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Clin Neurophysiol. 2017 May;128(5):823-829. doi: 10.1016/j.clinph.2017.02.021. Epub 2017 Mar 6.

Utility of repetitive nerve stimulation test for ALS diagnosis.

Author information

1
Department of Neurology, Teikyo University School of Medicine, Kaga 2-11-1, Itabashi-ku, Tokyo, Japan.
2
Department of Neurology, Tokyo Metropolitan Geriatric Hospital, Tokyo, Japan.
3
Department of Neurology, Teikyo University School of Medicine, Kaga 2-11-1, Itabashi-ku, Tokyo, Japan. Electronic address: sonoom@med.teikyo-u.ac.jp.

Abstract

OBJECTIVE:

Decremental responses in the repetitive nerve stimulation (RNS) test in amyotrophic lateral sclerosis (ALS) patients have been reported, although their possible diagnostic role has received little investigation. We investigated their diagnostic role in differentiation between ALS and cervical spondylotic amyotrophy (CSA), an important ALS mimic especially in Japan.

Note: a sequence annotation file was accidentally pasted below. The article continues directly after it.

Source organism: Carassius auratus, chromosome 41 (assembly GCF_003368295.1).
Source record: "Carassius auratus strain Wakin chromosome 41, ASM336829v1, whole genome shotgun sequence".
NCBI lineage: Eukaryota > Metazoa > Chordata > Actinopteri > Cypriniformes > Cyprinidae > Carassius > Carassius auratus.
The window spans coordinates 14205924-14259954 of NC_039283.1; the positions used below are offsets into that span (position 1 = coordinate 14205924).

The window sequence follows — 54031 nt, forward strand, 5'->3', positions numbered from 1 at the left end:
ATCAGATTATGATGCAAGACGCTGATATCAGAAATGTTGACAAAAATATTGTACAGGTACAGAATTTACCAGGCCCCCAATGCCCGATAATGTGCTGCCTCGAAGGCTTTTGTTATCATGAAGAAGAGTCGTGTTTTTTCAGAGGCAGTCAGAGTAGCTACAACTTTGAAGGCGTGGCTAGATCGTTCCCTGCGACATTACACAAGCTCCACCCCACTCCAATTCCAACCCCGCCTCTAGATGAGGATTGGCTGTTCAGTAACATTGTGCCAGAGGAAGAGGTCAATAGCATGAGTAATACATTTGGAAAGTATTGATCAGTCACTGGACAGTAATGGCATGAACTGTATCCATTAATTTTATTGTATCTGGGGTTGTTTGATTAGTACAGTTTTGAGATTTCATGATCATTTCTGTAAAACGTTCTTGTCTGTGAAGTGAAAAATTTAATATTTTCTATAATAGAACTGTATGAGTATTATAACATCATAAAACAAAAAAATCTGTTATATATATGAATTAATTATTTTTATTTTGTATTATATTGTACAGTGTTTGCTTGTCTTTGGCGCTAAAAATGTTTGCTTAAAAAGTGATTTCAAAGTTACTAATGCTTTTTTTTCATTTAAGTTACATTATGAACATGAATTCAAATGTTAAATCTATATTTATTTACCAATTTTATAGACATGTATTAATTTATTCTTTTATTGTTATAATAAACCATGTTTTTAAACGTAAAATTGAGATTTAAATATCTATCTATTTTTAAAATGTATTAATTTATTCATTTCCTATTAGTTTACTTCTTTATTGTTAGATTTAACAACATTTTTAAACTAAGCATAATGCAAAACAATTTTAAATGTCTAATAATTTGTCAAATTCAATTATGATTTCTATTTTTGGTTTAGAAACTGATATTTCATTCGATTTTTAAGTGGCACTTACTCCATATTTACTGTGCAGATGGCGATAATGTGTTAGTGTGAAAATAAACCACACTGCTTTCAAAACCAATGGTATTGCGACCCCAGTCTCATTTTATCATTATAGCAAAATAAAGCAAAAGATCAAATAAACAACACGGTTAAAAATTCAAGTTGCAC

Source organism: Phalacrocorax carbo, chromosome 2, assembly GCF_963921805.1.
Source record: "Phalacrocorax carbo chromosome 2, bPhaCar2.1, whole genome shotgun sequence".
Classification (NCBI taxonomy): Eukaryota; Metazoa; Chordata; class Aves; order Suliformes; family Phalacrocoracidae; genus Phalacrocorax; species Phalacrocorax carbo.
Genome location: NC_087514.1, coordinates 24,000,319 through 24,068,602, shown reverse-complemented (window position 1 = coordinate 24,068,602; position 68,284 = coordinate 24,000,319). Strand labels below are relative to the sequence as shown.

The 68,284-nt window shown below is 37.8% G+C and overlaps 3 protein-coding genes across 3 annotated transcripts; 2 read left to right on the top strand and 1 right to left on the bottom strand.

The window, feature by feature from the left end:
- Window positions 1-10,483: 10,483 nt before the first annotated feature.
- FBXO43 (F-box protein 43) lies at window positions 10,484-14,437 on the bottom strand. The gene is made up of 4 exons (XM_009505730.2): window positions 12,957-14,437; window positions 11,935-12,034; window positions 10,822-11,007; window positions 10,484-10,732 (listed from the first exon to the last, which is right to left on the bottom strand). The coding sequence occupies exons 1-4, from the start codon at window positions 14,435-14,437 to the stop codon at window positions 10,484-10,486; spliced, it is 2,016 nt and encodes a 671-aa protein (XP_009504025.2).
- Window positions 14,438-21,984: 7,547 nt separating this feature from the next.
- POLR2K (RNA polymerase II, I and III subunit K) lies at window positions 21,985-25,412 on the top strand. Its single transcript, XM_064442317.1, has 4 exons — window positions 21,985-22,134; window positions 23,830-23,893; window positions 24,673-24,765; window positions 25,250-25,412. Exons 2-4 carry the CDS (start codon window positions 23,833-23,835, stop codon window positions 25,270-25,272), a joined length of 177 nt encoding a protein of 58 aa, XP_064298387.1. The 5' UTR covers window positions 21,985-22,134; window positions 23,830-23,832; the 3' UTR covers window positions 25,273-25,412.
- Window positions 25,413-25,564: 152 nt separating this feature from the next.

METHODS:

Patients were prospectively enrolled and the diagnosis was confirmed by follow-up. RNS was performed on the abductor pollicis brevis (APB), upper trapezius (trapezius) and deltoid muscles.

RESULTS:

Enrolled subjects consisted of 53 ALS and 37 CSA patients. Abnormal decremental responses (>5%) were observed in 32%, 51% and 75% of ALS patients and 3%, 0% and 20% of CSA patients for the APB, trapezius and deltoid muscles, respectively. The sensitivity for 23 ALS patients with upper-limb onset was 78% for the trapezius and 100% for the deltoid muscles.

CONCLUSIONS:

An abnormal decremental response in the trapezius muscle was 100% specific to ALS in comparison with CSA: abnormal decrement in this muscle would strongly suggest ALS. No decrement in the deltoid muscle might exclude ALS in patients having symptoms with upper-limb onset.

SIGNIFICANCE:

RNS is useful in differentiation between ALS and CSA.

KEYWORDS:

Amyotrophic lateral sclerosis; Cervical spondylotic amyotrophy; Deltoid; Repetitive nerve stimulation; Upper trapezius

PMID:
28340431
DOI:
10.1016/j.clinph.2017.02.021
[Indexed for MEDLINE]

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